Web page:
6. Including keywords semantically related to your chosen topic (LSI keywords). Use a tool like LSIGraph to find these keywords. Or simply type your primary keyword into Google and scroll down to the bottom of the page to view any keywords related to this term.
  7. Package your post so it looks professional. This means having a quality feature image and branding. You want prospects to land on the page and think to themselves, “Wow, this looks awesome. This looks professional. This company means business!” Something like this, for example.

This process cannot guarantee a certain number of traffic or conversions—especially as there are loads of ingredients that go into the content mix and ultimately influence rankings, from research, production, and promotion to optimization, distribution, and measurement.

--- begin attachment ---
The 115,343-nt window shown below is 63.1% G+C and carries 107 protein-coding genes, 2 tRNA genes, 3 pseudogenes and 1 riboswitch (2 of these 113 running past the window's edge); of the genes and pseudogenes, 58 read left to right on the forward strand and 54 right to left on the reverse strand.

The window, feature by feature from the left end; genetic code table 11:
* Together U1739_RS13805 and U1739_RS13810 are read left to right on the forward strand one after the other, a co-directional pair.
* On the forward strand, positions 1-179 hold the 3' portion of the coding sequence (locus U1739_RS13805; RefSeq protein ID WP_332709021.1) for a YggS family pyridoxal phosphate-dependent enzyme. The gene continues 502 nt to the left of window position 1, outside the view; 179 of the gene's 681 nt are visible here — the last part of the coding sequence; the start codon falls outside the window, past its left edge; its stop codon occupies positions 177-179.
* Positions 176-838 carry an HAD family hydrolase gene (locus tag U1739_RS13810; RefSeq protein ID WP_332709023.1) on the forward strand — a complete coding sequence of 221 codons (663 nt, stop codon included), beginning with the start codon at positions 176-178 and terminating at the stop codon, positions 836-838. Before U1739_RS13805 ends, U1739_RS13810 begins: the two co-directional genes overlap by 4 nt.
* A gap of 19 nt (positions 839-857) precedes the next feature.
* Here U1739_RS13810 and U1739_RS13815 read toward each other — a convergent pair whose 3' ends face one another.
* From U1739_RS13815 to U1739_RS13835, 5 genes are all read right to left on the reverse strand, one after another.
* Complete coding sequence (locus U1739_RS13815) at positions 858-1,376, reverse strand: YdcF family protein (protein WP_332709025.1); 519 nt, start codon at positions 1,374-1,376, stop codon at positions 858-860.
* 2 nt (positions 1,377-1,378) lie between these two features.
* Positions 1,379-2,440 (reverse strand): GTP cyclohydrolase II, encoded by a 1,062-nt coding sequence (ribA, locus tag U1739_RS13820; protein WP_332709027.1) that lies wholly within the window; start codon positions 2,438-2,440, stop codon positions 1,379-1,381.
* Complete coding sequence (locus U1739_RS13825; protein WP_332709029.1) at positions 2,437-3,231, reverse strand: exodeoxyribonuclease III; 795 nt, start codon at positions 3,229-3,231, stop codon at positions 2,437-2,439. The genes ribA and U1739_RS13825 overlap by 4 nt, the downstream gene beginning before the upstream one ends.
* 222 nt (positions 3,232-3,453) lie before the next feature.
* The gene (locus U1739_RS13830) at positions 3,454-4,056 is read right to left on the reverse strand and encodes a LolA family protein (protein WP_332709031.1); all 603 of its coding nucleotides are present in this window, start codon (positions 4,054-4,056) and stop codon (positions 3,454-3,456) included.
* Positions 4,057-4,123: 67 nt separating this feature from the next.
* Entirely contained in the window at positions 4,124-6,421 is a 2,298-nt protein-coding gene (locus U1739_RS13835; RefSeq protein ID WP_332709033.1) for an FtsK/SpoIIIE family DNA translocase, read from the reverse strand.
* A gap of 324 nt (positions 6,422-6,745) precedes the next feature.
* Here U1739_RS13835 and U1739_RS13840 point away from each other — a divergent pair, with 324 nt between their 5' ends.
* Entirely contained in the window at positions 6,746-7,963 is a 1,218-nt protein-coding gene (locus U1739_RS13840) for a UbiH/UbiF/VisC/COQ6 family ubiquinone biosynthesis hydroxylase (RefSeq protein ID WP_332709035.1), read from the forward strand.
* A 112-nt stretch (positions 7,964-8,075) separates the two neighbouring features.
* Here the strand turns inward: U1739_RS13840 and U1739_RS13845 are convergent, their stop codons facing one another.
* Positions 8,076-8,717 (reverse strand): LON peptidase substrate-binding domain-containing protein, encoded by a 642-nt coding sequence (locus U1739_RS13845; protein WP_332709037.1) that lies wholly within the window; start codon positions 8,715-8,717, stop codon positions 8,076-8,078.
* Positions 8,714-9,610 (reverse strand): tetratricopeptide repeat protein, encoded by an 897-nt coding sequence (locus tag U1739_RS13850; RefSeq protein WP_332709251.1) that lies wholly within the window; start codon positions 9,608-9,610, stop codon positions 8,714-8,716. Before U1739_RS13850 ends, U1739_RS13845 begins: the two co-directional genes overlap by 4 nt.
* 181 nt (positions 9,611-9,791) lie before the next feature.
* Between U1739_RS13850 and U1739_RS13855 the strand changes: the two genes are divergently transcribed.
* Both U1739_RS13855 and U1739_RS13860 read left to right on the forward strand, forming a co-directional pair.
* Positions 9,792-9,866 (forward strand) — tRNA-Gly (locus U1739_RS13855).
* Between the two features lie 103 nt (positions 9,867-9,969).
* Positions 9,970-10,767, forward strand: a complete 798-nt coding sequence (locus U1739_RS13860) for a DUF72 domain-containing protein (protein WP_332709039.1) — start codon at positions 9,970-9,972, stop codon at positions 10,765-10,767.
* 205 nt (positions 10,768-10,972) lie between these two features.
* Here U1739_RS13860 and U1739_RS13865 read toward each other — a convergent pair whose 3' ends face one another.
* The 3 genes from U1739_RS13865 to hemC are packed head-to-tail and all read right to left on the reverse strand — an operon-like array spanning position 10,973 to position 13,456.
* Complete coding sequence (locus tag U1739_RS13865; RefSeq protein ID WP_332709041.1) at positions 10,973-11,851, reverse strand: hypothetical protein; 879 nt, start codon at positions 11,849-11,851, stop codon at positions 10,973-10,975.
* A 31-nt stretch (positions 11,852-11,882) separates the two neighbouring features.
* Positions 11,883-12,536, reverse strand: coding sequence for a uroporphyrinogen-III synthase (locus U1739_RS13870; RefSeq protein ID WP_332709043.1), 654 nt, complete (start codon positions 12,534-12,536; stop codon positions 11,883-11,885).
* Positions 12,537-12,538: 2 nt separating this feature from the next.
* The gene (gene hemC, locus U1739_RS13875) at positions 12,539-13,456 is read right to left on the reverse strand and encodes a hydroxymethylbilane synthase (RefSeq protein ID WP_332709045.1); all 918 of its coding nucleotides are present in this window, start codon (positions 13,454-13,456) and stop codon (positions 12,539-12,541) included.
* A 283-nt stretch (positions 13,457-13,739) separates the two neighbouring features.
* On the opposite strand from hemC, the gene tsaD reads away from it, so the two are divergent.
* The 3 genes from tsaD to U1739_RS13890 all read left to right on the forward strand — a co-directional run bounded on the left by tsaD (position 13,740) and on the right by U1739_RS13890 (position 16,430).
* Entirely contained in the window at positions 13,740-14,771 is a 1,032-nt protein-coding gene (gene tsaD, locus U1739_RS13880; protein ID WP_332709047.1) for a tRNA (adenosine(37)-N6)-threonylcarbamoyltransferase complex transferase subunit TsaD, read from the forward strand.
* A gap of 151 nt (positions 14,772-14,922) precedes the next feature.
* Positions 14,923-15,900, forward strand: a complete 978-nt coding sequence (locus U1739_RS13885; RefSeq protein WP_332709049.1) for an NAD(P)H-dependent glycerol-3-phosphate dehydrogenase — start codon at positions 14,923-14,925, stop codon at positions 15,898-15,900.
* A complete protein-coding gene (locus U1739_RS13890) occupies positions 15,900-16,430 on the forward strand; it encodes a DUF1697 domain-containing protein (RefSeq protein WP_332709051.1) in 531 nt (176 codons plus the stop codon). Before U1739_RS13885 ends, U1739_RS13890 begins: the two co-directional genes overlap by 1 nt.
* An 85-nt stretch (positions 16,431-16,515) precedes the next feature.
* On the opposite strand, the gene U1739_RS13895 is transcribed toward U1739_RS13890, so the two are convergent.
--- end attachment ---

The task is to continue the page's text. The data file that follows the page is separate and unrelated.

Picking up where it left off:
However, it can significantly improve your chances of ranking and getting more conversions over time— particularly when you combine proper keyword research, SEO optimization, and funnel-thinking, AND use the right writer. 

A writer who:

  1. Understands the value of long-form content
  2. Knows exactly how to create long-form content
  3. Has several stellar writing examples to share like this onethis one, and this one.

A writer who’s happy to jump on a FREE no-strings-attached call to learn more about your business. And yes, here it comes….

As you know, long-form content is my thing (if you didn’t, now you know). And so, if you’re struggling with your content plans or simply don’t have the time to invest in creating something that will knock your audience’s socks off, then you know what to do.